What I wish I knew as an international applicant

Graduate admissions is competitive. Even the most proactive and organized applicants need help with their resumes, essays, and financial aid applications. Add the complexities of being an international applicant, and the whole process can become intimidating. As someone who applied to SIPA last year as an international applicant, I’ve decided to write about my thoughts and experiences while my memory of them remains. I hope that by reading about my experience, it’ll help prepare other students who have similar backgrounds.

Here are my recommendations for international applicants.

Start preparing early
I wish I knew about the application process much earlier so that I could make plans ahead of it and get things done in a more organized way. In order to get into a prestigious and competitive school, you might want your scores to look “pretty.” So did I. I started planning to take GRE and TOEFL tests in late June, but I wasn’t prepared for the great “demand” of taking these tests in my home country, China. As a result, I could not sit for both exams until two months later, and I had to take both exams in one week. Fortunately, the results were good, which gave me some relief. So, my suggestion for new applicants is to really start preparing early, especially for the GRE and TOEFL tests if you do not feel confident of them. And give yourself three to four months to prepare all the required documents listed on the checklist so that you won’t drive yourself nuts.

Use your resources wisely
Living in another country prevents many applicants from visiting SIPA prior to applying, which can be beneficial as you can meet with admissions staff in person. I personally found it very helpful to access resources that are available online and around myself: if read carefully, you will find SIPA’s website (and this blog) provides all kinds of useful information for the application, as well as some information you might be interested in. Additionally, you can always seek help from the admissions office’s email (sipa_admission@columbia.edu) for personalized questions. I also spoke with one alumna in my home country about her advice for application and her opinion on SIPA. She provided me with great insights on what I can get out of the two years and encouraged me to pursue my graduate study at the school. While SIPA alumni are located across 155 different countries, it might still be hard to find alumni in your area. So it is useful to know that SIPA also provides applicants with chances to connect with its current students through its website.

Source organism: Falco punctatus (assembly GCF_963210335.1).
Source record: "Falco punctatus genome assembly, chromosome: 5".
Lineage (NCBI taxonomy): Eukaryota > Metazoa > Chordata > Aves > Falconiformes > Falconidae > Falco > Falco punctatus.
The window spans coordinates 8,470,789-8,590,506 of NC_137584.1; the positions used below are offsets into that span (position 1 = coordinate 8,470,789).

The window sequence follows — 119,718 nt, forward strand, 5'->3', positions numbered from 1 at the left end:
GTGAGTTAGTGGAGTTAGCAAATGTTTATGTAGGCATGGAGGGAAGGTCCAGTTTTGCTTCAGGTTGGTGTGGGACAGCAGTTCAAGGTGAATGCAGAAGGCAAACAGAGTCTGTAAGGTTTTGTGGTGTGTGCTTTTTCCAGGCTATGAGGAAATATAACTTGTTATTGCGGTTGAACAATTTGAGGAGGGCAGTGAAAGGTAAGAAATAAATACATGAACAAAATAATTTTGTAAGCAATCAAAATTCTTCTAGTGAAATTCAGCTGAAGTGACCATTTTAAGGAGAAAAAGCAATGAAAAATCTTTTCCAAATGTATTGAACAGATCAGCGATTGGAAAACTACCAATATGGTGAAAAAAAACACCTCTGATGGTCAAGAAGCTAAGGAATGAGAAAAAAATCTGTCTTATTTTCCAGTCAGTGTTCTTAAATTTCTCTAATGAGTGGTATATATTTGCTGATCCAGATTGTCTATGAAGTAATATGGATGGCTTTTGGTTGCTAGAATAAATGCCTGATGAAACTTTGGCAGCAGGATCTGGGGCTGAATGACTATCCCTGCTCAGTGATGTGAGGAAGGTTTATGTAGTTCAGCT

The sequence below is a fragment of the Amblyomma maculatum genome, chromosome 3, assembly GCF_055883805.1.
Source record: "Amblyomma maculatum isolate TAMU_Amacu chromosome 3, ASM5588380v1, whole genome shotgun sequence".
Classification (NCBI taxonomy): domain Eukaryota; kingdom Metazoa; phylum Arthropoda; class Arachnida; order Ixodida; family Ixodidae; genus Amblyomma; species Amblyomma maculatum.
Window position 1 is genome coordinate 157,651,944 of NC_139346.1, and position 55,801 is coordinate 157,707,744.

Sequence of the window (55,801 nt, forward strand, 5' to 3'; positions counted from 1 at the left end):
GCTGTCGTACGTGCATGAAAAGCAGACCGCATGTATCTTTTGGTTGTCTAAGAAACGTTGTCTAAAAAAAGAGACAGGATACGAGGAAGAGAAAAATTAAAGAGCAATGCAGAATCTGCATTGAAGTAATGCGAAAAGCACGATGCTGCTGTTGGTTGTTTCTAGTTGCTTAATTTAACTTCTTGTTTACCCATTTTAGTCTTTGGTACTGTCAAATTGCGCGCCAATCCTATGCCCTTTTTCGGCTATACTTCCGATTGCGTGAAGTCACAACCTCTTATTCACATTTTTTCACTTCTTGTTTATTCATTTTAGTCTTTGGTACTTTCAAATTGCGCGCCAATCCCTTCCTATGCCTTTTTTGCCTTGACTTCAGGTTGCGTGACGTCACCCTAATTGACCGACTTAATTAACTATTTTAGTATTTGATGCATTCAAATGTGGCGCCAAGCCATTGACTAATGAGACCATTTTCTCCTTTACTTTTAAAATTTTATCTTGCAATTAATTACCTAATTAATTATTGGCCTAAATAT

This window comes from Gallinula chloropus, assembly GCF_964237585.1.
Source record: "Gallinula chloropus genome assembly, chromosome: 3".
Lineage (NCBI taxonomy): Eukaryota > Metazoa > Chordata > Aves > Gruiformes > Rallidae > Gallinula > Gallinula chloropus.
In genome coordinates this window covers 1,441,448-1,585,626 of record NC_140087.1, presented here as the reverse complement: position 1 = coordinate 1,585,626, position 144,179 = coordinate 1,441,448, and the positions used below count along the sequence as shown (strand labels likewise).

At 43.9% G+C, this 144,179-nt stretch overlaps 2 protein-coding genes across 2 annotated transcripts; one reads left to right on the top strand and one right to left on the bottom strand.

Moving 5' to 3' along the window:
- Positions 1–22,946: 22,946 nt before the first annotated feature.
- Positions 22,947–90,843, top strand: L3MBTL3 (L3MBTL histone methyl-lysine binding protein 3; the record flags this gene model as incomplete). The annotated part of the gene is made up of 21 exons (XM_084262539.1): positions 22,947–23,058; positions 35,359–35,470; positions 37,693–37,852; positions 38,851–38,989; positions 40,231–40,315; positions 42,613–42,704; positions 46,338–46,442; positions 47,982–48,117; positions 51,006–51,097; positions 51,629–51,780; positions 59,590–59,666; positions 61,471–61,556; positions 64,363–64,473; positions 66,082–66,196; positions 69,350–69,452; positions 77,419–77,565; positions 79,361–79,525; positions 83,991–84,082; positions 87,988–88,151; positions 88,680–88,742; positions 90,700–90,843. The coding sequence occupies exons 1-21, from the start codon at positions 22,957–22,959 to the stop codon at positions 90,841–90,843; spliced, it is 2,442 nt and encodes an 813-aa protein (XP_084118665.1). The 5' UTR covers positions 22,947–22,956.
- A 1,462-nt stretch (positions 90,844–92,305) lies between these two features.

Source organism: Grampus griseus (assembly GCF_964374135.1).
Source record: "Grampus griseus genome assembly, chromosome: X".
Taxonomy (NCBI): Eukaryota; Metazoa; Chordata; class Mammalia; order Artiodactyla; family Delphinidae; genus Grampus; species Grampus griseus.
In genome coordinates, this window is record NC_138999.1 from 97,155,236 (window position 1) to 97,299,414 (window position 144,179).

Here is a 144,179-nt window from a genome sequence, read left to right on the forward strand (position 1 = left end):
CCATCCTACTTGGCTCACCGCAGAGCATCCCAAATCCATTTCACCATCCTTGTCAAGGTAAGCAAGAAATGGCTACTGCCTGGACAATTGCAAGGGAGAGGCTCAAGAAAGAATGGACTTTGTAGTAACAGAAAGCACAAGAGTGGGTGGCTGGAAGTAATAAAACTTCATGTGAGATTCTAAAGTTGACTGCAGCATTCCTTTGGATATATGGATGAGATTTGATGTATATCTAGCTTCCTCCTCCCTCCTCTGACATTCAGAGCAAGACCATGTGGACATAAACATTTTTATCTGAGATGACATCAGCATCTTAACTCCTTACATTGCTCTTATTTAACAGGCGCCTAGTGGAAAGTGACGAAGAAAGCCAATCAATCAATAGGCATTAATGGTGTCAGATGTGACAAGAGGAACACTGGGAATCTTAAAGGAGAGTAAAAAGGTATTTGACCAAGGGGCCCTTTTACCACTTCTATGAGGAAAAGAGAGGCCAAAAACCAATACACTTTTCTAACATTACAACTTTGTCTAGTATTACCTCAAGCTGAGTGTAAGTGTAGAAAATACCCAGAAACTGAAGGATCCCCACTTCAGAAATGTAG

Translate all parts of your application
I found myself lucky since my college offers official translated transcripts. Meanwhile, my recommenders were comfortable with writing letters of recommendation in English. However, some international applicants may have materials that are not in English, which should always be translated and notarized. For this concern, some appropriate ways to get things done: send them to an accredited translator, or have a service like World Education Services translate the documents when they evaluate your materials. Which gets back to my first point: since translation can take several weeks, you really want to start preparing for it early!

Stay calm and be optimistic!
“What’s the chance for international students being admitted, or offered a fellowship at SIPA?” is a question I hear from other applicants often. It turns out that SIPA cares more about your personal goals and professional and academic background than which country you came from. In fact, in my opinion, SIPA has a relatively high acceptance rate of international students. (More than 50 percent of the student body is international!) Therefore, I strongly recommend international applicants to impress the Admission Committee with your unique experiences and thoughts, instead of worrying too much.

I wish you all enjoy the application process and be successful! Now that you’ve read my advice, click here to work on you application.

[Photo By Courage Fu, Flickr (CC BY-NC 2.0)]